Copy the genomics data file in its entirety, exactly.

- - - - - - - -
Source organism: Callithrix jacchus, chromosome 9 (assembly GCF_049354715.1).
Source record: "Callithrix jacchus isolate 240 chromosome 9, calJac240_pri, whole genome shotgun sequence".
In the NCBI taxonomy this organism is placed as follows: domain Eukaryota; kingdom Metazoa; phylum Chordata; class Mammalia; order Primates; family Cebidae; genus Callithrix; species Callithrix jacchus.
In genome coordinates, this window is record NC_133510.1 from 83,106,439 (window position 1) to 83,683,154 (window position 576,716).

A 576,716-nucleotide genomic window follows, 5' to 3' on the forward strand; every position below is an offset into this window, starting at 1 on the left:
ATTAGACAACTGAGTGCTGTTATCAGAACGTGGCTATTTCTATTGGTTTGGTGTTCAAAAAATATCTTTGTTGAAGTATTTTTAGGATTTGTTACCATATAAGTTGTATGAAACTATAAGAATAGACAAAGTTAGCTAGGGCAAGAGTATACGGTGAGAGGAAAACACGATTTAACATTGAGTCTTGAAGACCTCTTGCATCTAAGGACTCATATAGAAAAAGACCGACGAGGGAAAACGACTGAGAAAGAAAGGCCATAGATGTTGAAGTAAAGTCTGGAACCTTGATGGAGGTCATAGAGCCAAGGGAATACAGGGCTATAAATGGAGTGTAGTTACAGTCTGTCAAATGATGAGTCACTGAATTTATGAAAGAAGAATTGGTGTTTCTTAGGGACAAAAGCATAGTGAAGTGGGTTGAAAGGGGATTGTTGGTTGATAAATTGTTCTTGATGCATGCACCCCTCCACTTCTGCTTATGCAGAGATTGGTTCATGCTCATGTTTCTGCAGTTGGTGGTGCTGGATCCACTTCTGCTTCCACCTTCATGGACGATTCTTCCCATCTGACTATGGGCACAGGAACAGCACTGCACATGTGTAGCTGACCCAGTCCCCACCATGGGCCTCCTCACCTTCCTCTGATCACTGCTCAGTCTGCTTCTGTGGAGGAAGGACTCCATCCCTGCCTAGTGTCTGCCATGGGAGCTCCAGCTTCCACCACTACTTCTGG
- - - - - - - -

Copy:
Source organism: Callithrix jacchus, chromosome 9 (assembly GCF_049354715.1).
Source record: "Callithrix jacchus isolate 240 chromosome 9, calJac240_pri, whole genome shotgun sequence".
In the NCBI taxonomy this organism is placed as follows: domain Eukaryota; kingdom Metazoa; phylum Chordata; class Mammalia; order Primates; family Cebidae; genus Callithrix; species Callithrix jacchus.
In genome coordinates, this window is record NC_133510.1 from 83,106,439 (window position 1) to 83,683,154 (window position 576,716).

A 576,716-nucleotide genomic window follows, 5' to 3' on the forward strand; every position below is an offset into this window, starting at 1 on the left:
ATTAGACAACTGAGTGCTGTTATCAGAACGTGGCTATTTCTATTGGTTTGGTGTTCAAAAAATATCTTTGTTGAAGTATTTTTAGGATTTGTTACCATATAAGTTGTATGAAACTATAAGAATAGACAAAGTTAGCTAGGGCAAGAGTATACGGTGAGAGGAAAACACGATTTAACATTGAGTCTTGAAGACCTCTTGCATCTAAGGACTCATATAGAAAAAGACCGACGAGGGAAAACGACTGAGAAAGAAAGGCCATAGATGTTGAAGTAAAGTCTGGAACCTTGATGGAGGTCATAGAGCCAAGGGAATACAGGGCTATAAATGGAGTGTAGTTACAGTCTGTCAAATGATGAGTCACTGAATTTATGAAAGAAGAATTGGTGTTTCTTAGGGACAAAAGCATAGTGAAGTGGGTTGAAAGGGGATTGTTGGTTGATAAATTGTTCTTGATGCATGCACCCCTCCACTTCTGCTTATGCAGAGATTGGTTCATGCTCATGTTTCTGCAGTTGGTGGTGCTGGATCCACTTCTGCTTCCACCTTCATGGACGATTCTTCCCATCTGACTATGGGCACAGGAACAGCACTGCACATGTGTAGCTGACCCAGTCCCCACCATGGGCCTCCTCACCTTCCTCTGATCACTGCTCAGTCTGCTTCTGTGGAGGAAGGACTCCATCCCTGCCTAGTGTCTGCCATGGGAGCTCCAGCTTCCACCACTACTTCTGG